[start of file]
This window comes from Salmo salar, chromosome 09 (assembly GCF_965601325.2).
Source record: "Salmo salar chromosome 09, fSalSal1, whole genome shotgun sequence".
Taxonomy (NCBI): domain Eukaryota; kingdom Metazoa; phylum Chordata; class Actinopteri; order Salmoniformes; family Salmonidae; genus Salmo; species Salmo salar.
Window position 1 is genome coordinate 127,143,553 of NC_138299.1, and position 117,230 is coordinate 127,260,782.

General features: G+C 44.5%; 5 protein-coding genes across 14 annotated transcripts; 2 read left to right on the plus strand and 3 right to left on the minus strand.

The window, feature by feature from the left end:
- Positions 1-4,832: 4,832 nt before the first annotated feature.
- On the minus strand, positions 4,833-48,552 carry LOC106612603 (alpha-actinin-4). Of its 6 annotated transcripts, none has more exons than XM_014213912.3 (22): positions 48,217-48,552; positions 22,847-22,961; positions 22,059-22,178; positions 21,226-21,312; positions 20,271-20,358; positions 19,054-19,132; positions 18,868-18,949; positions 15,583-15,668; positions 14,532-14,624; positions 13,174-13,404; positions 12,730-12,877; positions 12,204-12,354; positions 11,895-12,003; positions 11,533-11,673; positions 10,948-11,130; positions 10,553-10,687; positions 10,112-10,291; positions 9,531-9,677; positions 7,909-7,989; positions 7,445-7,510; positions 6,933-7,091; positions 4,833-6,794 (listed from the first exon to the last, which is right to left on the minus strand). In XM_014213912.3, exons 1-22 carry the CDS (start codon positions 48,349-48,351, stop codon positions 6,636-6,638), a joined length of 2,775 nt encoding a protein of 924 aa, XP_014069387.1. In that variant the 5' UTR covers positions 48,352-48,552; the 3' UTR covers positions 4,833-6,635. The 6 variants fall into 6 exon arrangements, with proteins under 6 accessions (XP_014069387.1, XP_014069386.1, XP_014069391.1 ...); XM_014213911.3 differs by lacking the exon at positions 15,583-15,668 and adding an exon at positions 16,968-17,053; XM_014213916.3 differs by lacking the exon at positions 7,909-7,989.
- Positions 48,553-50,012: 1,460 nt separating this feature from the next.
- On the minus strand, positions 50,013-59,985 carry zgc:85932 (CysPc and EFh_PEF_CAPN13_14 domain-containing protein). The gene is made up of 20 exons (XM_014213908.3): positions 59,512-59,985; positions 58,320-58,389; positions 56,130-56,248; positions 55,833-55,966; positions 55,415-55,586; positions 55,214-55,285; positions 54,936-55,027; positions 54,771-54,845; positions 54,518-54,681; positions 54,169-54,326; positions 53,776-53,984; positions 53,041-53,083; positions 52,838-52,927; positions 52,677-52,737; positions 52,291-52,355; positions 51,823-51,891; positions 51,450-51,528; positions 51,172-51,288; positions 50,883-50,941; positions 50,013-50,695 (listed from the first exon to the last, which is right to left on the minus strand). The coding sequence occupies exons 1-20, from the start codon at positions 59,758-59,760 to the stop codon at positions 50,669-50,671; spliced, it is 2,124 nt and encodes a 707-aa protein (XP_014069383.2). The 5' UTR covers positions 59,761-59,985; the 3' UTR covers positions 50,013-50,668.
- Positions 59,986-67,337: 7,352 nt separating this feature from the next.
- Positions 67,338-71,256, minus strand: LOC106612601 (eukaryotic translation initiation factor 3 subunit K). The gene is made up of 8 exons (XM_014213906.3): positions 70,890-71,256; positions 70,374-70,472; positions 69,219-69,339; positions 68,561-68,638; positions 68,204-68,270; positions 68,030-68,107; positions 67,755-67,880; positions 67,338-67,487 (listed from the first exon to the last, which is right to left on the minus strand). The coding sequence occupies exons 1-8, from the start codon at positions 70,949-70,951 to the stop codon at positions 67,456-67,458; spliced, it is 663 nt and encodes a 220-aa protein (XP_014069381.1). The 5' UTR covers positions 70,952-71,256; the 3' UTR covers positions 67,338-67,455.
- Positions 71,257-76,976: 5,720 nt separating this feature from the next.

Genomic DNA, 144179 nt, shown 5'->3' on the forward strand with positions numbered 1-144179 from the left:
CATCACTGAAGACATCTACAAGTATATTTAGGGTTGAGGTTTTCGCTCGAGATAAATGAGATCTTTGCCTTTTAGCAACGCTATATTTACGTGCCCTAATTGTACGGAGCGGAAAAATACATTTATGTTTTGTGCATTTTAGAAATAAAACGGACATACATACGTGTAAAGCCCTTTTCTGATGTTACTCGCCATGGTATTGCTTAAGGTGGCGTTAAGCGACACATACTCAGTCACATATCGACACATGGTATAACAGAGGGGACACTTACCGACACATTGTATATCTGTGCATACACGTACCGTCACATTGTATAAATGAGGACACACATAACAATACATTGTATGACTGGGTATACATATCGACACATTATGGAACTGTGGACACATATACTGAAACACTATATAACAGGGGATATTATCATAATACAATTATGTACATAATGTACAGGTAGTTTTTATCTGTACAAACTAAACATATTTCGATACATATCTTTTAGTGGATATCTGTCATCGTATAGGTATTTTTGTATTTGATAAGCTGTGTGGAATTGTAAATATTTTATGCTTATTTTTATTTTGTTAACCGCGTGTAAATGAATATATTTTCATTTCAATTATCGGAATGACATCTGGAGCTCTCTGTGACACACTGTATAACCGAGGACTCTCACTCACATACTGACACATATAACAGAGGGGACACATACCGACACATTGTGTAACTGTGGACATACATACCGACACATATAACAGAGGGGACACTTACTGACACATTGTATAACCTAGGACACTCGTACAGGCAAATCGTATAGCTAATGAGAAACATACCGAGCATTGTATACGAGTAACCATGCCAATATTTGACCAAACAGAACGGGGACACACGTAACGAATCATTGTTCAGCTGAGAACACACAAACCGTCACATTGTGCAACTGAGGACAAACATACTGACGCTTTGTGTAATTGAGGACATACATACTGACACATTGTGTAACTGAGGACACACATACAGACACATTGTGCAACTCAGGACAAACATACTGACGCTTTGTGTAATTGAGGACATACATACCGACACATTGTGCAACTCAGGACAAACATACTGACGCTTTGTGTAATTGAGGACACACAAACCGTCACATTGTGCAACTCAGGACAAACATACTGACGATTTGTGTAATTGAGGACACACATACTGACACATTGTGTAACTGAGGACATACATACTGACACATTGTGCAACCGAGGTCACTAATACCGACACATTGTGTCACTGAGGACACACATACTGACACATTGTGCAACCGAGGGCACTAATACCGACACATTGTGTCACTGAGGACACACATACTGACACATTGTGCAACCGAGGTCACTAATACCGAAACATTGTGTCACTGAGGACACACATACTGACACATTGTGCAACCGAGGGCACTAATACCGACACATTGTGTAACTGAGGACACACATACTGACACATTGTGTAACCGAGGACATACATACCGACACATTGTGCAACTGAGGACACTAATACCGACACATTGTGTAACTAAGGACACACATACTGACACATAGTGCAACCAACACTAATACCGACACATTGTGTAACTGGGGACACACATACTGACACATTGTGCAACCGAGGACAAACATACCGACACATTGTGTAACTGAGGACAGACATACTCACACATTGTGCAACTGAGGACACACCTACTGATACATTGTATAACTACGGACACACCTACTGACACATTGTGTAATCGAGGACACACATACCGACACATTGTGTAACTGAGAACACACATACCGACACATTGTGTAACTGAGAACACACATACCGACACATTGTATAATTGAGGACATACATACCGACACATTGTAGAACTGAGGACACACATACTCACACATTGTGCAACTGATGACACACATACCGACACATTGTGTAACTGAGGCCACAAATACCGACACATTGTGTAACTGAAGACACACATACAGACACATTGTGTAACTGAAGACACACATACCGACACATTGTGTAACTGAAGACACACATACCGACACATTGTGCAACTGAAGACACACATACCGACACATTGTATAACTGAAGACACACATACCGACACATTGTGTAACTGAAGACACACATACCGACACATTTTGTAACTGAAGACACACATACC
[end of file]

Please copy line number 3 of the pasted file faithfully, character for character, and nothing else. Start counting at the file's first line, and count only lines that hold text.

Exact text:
Taxonomy (NCBI): domain Eukaryota; kingdom Metazoa; phylum Chordata; class Actinopteri; order Salmoniformes; family Salmonidae; genus Salmo; species Salmo salar.